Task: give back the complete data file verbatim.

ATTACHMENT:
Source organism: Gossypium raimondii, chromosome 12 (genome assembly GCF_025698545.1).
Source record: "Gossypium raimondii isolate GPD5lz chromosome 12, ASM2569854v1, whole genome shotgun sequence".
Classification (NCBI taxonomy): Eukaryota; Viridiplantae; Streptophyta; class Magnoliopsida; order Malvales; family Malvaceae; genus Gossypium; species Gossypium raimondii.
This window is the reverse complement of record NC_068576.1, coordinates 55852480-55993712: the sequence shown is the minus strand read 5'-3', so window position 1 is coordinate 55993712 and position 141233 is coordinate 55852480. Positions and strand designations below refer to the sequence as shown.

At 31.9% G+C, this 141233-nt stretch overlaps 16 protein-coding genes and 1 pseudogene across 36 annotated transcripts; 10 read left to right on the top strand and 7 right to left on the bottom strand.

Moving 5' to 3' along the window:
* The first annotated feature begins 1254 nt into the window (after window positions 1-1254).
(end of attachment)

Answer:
Source organism: Gossypium raimondii, chromosome 12 (genome assembly GCF_025698545.1).
Source record: "Gossypium raimondii isolate GPD5lz chromosome 12, ASM2569854v1, whole genome shotgun sequence".
Classification (NCBI taxonomy): Eukaryota; Viridiplantae; Streptophyta; class Magnoliopsida; order Malvales; family Malvaceae; genus Gossypium; species Gossypium raimondii.
This window is the reverse complement of record NC_068576.1, coordinates 55852480-55993712: the sequence shown is the minus strand read 5'-3', so window position 1 is coordinate 55993712 and position 141233 is coordinate 55852480. Positions and strand designations below refer to the sequence as shown.

At 31.9% G+C, this 141233-nt stretch overlaps 16 protein-coding genes and 1 pseudogene across 36 annotated transcripts; 10 read left to right on the top strand and 7 right to left on the bottom strand.

Moving 5' to 3' along the window:
* The first annotated feature begins 1254 nt into the window (after window positions 1-1254).